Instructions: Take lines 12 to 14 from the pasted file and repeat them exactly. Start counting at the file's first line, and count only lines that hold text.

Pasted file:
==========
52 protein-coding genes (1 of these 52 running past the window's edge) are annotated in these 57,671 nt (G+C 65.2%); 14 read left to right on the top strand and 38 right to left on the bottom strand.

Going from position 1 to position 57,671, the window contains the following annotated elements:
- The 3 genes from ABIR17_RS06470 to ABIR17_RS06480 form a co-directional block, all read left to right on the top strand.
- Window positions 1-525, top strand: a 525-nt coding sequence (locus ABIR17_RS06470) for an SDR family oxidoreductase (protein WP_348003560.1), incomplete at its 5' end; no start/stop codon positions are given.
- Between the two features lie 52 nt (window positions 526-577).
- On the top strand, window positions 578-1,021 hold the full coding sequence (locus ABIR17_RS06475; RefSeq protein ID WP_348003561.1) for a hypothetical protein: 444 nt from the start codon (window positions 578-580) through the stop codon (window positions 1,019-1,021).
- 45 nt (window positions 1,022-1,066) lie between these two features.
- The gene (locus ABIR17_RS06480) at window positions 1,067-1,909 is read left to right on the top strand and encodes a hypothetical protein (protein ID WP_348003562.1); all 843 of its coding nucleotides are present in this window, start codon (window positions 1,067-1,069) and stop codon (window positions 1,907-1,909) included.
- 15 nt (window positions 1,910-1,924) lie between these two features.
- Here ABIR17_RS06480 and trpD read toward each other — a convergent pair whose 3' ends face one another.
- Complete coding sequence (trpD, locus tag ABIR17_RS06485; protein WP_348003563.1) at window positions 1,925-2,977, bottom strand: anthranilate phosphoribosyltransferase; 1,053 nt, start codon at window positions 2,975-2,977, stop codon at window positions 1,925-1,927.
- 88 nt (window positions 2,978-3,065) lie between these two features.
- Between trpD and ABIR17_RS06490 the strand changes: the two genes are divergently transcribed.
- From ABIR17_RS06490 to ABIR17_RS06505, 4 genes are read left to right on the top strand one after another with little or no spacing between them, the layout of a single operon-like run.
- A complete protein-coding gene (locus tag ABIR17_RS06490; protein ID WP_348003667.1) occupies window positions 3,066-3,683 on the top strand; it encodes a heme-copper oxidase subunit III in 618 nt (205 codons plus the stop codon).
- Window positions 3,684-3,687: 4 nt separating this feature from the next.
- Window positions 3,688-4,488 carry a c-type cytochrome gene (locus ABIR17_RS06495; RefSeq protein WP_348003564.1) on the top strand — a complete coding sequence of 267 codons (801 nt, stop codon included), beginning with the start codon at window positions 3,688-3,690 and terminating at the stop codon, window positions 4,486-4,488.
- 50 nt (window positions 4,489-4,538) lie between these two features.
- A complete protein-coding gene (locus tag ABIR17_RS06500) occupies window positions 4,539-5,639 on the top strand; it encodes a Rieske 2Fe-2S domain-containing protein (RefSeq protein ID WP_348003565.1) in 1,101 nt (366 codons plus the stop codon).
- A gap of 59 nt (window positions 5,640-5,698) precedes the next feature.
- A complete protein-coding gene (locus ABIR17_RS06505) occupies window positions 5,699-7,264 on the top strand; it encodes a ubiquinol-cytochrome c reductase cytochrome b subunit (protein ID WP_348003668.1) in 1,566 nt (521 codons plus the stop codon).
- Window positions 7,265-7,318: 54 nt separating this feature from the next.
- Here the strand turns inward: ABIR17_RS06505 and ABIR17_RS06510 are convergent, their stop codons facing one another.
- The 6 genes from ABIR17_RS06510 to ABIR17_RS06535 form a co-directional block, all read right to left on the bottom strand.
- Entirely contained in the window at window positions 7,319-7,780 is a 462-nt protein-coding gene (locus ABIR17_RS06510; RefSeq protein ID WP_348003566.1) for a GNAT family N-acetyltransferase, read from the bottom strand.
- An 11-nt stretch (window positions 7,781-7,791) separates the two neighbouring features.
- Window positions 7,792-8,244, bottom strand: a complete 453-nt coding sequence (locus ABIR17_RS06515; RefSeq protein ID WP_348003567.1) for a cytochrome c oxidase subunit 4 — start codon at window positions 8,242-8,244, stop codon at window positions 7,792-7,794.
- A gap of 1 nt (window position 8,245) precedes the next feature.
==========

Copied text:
- 88 nt (window positions 2,978-3,065) lie between these two features.
- Between trpD and ABIR17_RS06490 the strand changes: the two genes are divergently transcribed.
- From ABIR17_RS06490 to ABIR17_RS06505, 4 genes are read left to right on the top strand one after another with little or no spacing between them, the layout of a single operon-like run.